High false positive rate when disease is at low ebb

Here’s the real cough drop: as the disease prevalence declines, the chances of a positive result from an RT-PCR test being a true positive declines, dramatically so at very low levels of prevalence. The converse is also true, although, fortunately, is much less relevant. When the prevalence of infection is very high, the chances that a negative test result is a true result also declines substantially.

Modelled daily rates of positive tests in different regions of the UK range from 0.04% (West Midlands) to 0.21% (North West) according to UK government stats which are themselves based on the rate of positive tests.

To understand how prevalence affects the likelihood of a test result being true, you need to calculate another statistic that includes Bayes’ theorem, the Positive Predictive Value (PPV) and the Negative Predictive Value (NPV). Here, one of the world’s greatest medical statisticians, the late Doug Altman from Oxford University needs to be credited for his application of Bayesian probability to diagnostic and screening tests.


You can use many a website diagnostic calculator to compute the PPV and NPV, but remember it’s the PPV that is particularly affected by low prevalence. You can also use Altman and Bland’s 1994 formulas yourself if you want to do it the hard way, but the MedCalc is an easier option.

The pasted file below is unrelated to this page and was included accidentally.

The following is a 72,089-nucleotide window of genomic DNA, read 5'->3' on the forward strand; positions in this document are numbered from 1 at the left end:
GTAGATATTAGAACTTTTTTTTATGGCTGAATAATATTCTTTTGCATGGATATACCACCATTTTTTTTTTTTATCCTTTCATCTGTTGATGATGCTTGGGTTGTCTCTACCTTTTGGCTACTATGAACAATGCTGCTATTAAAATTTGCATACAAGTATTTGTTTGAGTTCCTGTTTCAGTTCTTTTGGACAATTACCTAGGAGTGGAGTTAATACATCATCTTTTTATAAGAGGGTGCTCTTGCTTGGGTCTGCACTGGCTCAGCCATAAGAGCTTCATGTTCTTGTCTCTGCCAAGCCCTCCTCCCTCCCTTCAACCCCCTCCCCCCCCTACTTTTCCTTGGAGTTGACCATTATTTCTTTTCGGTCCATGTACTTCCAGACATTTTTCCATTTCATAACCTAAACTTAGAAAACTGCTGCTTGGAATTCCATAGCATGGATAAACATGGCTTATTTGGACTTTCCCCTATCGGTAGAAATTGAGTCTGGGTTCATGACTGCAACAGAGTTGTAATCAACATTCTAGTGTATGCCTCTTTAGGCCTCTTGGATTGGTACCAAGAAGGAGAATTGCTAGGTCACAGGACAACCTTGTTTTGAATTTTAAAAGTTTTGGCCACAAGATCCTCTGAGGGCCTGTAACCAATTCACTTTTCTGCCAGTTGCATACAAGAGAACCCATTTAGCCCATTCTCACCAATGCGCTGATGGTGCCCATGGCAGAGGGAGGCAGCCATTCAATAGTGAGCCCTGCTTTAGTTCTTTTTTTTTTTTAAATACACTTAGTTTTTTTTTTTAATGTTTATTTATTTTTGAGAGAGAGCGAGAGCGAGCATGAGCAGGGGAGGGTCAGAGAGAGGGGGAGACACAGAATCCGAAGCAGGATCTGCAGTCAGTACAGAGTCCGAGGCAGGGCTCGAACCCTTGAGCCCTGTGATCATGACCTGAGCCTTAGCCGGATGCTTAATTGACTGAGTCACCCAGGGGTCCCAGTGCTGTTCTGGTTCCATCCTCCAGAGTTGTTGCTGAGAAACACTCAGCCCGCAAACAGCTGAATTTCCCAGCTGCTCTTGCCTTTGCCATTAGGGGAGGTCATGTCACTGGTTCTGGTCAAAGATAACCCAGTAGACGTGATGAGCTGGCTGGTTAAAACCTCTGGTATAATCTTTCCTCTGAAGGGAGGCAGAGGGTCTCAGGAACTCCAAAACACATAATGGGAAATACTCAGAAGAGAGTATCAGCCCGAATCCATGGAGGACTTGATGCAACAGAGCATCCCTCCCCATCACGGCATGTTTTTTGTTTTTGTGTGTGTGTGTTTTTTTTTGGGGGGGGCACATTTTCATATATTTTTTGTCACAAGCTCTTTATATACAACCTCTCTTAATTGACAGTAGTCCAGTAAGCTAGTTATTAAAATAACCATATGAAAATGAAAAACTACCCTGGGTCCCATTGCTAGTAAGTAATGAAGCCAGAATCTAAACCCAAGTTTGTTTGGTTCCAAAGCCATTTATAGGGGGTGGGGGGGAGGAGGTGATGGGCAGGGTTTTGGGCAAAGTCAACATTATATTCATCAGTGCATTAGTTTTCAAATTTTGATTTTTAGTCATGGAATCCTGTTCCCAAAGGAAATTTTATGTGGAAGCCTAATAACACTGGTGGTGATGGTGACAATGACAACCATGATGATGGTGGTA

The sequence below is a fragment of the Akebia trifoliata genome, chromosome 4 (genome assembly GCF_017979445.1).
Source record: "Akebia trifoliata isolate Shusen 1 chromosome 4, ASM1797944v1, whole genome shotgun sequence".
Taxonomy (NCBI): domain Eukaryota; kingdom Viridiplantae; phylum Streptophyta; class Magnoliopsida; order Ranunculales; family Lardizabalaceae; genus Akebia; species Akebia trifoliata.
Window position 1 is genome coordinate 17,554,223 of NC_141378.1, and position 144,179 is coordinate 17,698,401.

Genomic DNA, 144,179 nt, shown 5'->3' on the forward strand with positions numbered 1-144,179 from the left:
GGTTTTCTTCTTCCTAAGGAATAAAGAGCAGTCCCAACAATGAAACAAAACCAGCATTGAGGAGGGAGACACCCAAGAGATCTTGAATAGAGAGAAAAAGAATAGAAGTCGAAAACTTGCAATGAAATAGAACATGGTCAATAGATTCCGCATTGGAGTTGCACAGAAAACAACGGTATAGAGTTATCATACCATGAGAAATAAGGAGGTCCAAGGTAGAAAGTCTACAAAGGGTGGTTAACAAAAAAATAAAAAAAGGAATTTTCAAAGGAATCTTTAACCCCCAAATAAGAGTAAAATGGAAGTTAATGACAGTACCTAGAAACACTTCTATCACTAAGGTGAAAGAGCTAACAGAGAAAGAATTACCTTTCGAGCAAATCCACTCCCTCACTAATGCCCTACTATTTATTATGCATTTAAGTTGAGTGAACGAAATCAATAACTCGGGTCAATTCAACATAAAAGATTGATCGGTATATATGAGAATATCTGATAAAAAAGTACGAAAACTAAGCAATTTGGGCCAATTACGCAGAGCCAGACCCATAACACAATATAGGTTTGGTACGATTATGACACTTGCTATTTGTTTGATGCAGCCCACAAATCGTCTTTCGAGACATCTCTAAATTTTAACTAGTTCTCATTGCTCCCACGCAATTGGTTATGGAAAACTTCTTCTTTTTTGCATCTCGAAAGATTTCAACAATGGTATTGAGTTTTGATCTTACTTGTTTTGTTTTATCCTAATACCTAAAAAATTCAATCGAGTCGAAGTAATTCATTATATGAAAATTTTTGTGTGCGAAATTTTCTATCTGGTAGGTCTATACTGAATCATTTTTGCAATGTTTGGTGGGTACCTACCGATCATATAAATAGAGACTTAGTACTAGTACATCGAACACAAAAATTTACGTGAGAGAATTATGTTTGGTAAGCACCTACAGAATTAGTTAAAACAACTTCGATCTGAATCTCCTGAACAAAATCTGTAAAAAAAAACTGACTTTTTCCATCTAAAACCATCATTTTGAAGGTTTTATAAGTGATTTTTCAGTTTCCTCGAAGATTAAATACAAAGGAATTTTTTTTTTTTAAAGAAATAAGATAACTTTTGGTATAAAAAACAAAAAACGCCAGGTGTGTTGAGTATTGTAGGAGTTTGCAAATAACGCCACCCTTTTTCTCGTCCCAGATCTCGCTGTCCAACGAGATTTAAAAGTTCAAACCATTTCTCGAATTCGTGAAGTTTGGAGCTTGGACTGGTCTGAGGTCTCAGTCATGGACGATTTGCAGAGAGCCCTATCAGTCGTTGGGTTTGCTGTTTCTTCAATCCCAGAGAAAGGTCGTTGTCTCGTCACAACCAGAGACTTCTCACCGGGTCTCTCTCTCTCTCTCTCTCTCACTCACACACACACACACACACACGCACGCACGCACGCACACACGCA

If you take real-world sensitivity and specificity at 95% i.e. you assume that a combination of errors in the test themselves and the way the tests perform in the real world contribute to a 5% error rate which is realistic, you get the following percentage probabilities for a positive test result being a true positive.

At 10% prevalence, PPV = 68%
At 5% = 50%
At 2% = 28%
At 1% = 16%
At 0.5% = 9%
At 0.05% = 1%

In this final scenario, which may be in line with the real world prevalence in the least infected parts of the UK, that means if you got a positive result in a test, there’s only a 1% chance it’s correct. Yes, a 1% chance.

Just tell us – we’re not stupid!

It’s not statistical trickery – it’s actually common sense. To try to understand why the false positive rate of RT-PCR tests go up when the prevalence of SARS-CoV-2 is low, let’s use the analogy of looking for a needle in a haystack; the PCR test has been designed to detect real needles. But because the test isn’t 100% accurate, especially when used in different barns and fields by different people, it sometimes picks up things that look like needles but aren’t real ones. As real needles are so few and far between, the chances of finding things that look like needles but aren’t increases. OK?